Trail Out is an indie racer, modelled on the reckless racing and destruction of games like Burnout, making it an entertaining game to review. Running on Unreal Engine it has decent graphics and performance, even when there’s a litany of exploding cars and objects.
The game feels like the developers enjoyed making it, and this translates to a fun time even if it isn’t the most polished of games. There are rough edges to be sure, but Trail Out is a bombastic and enjoyable racer with a whole heap of destruction thrown in for good measure.
Trail Out is available on Steam for $19.99.
The Story – A Rise to the Top
Trail Out doesn’t have the most complex and lengthy story to review. However, it does have a running narrative that pops up occasionally. You play as Mihalych, a stuntman turned racer, competing in the Trail Out competition. This competition is essentially suicide by car. Outside the straight up car fight derbies, ramming is encouraged and some races including bizarre twists such as an AC130 destroying the slowest car.
You must rise to the top of the blacklist by earning the medals and fans to challenge the bosses. After each boss fight, consisting of a race then derby, you get treated to an odd cutscene. The animation isn’t great in the cutscenes, the acting is stilted, and I can’t for the life of me figure out the accents (which are all the same regardless of the character’s nationality). Honestly, I loved it, but in a so bad it’s good way.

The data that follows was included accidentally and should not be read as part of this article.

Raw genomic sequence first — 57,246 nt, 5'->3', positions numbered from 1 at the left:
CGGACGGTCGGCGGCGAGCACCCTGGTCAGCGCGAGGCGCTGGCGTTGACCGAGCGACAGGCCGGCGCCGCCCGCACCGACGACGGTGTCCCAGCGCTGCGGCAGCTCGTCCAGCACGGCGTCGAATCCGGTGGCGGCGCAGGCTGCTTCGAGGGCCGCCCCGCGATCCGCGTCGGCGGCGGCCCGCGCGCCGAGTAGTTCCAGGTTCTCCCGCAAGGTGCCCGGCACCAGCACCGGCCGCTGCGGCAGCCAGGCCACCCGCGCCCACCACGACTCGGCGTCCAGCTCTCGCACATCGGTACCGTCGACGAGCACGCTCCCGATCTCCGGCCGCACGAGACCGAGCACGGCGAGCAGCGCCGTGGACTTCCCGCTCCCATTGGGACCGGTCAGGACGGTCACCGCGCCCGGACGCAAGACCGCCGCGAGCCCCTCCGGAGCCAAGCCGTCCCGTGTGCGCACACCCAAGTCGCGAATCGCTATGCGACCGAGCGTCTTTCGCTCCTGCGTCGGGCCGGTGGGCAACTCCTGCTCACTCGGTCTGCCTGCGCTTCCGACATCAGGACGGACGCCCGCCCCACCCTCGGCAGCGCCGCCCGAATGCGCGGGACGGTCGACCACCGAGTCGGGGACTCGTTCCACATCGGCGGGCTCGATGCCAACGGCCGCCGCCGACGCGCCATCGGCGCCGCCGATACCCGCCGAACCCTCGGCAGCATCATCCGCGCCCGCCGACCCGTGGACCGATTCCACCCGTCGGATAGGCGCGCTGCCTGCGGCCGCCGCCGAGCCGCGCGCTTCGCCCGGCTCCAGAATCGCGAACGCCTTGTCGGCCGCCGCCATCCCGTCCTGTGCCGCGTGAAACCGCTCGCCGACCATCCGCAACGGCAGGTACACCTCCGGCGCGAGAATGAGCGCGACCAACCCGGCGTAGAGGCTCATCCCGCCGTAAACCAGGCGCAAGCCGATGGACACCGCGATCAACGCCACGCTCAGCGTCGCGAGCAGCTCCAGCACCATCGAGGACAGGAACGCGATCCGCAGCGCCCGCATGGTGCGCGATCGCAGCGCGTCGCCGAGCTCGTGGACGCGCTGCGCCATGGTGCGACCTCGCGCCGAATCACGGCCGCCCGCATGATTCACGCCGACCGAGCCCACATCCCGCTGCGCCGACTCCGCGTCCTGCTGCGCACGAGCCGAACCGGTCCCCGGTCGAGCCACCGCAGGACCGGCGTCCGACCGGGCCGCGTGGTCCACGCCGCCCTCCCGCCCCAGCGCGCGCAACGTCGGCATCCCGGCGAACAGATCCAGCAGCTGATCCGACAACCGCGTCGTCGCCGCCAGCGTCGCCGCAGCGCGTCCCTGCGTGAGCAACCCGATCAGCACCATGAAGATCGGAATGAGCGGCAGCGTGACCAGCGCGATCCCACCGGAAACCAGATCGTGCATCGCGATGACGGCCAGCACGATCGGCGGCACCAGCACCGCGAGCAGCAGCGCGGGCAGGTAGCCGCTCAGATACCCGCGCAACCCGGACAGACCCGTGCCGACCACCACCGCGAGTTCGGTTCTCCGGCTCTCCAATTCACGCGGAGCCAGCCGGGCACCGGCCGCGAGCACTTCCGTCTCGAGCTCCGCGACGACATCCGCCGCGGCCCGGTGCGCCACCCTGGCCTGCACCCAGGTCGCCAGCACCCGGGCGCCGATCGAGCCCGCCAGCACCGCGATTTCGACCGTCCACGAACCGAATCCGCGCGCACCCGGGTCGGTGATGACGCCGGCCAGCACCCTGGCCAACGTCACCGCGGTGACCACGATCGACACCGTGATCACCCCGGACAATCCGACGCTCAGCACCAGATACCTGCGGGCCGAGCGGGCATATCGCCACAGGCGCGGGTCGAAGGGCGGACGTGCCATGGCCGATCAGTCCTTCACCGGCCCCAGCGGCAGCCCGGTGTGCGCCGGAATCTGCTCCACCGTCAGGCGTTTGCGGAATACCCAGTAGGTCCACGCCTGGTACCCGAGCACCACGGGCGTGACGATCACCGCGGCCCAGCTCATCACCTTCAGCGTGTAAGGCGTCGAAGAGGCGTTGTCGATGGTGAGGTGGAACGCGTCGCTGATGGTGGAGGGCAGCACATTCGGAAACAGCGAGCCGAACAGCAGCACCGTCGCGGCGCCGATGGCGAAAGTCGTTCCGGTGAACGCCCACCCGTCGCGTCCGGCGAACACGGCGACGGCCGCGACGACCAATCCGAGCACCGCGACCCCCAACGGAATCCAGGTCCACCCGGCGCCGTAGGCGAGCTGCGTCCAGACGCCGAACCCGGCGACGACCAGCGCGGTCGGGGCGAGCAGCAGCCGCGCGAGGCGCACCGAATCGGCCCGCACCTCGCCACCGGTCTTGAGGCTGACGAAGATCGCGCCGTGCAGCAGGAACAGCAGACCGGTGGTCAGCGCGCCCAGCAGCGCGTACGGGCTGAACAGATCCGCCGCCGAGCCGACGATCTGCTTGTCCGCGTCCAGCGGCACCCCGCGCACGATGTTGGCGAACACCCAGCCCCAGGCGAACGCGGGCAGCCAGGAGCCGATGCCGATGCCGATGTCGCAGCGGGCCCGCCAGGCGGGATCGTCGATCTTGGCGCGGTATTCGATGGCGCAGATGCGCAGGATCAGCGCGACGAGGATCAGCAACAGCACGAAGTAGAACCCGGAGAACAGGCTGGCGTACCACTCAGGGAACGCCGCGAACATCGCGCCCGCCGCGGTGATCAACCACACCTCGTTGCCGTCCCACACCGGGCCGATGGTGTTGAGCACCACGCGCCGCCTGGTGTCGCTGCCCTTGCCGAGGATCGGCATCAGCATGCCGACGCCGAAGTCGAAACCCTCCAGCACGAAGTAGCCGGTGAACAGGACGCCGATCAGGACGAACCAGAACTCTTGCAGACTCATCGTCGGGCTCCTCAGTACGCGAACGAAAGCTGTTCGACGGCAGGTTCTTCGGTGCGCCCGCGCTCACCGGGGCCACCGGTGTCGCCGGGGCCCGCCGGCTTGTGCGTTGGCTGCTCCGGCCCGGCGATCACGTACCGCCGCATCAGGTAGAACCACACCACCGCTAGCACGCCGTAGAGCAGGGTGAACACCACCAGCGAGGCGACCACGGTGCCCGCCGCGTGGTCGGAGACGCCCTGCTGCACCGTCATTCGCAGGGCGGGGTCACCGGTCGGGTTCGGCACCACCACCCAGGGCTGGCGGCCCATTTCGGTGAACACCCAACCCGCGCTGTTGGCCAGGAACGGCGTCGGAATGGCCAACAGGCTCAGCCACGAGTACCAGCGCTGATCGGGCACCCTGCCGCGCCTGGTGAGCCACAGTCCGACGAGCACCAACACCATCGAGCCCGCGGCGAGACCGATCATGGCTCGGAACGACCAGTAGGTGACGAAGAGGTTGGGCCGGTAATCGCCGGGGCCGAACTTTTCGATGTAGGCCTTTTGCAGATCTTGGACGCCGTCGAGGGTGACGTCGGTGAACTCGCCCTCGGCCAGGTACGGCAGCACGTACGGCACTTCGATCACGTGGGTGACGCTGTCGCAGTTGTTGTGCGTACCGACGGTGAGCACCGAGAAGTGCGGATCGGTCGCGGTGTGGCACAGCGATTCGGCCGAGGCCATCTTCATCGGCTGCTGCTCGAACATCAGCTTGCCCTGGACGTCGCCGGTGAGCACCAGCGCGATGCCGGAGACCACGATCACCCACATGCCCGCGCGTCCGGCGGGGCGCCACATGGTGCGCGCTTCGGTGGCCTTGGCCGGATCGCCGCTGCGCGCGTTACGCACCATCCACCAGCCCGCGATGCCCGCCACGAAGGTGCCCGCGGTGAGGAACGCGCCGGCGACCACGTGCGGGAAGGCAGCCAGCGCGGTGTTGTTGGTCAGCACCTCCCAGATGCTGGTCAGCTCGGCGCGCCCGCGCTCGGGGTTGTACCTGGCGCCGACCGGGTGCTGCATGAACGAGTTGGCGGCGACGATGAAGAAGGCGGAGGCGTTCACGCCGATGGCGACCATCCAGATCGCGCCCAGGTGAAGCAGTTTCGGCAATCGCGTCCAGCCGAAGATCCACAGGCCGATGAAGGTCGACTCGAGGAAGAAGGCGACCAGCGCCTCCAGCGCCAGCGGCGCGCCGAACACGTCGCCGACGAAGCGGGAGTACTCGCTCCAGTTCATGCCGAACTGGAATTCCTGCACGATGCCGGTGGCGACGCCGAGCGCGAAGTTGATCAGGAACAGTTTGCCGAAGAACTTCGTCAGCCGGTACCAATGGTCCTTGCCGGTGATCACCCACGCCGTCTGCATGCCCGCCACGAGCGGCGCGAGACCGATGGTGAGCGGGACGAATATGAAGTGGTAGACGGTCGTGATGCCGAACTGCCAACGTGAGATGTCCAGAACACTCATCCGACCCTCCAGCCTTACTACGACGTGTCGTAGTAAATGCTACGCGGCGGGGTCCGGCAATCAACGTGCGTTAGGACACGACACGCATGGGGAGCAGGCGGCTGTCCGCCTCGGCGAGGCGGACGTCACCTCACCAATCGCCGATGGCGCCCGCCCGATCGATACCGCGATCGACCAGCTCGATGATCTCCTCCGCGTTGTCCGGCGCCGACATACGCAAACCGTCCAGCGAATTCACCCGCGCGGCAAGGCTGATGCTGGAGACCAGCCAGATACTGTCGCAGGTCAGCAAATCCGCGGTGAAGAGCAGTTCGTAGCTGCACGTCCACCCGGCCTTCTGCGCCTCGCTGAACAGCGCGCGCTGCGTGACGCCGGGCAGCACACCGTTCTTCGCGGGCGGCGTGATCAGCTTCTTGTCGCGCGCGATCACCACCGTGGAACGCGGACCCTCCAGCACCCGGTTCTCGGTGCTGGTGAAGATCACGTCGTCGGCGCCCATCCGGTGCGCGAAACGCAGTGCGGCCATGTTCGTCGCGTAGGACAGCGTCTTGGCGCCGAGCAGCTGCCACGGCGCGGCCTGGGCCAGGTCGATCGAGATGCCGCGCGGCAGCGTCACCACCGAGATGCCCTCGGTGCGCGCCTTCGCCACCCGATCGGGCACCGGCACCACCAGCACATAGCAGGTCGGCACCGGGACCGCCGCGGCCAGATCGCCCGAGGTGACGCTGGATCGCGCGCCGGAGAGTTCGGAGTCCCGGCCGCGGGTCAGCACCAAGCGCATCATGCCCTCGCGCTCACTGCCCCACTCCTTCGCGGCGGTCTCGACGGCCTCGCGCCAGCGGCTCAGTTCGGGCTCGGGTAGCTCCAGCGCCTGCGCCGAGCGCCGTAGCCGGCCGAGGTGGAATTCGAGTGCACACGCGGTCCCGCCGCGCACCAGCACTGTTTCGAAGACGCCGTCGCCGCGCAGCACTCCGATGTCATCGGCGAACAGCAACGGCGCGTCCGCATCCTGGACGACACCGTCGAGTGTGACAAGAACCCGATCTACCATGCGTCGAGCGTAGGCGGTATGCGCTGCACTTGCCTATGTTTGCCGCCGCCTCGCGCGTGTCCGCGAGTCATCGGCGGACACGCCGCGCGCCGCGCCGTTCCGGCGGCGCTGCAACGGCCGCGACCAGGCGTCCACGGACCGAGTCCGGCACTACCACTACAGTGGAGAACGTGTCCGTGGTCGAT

The added twist on your rise to the top is that you seem to have been there before. Mihalych survived an accident that left him with amnesia, and everyone seems content with leaving him in the dark. The story is basic and not exactly compelling, but it’s got a level of charm to it. Regardless it’s not the focus of the game.
Gameplay – Cars, Carnage and Crashes
There’s a lot of game modes to review in Trail Out, so below are the broad sections they fall under. You can choose any type in free races, or in the story you have a series of shorter competitions with a mix. It’s nice to have a variety of game modes, and each one has little variations and creative changes that keep the formula alive. You have races, derbies and arcade modes. The higher you finish the more money you get, and the more destructive you are, the more fans you get. Fans allow you to unlock new cars and upgrades, as well as advancing the story.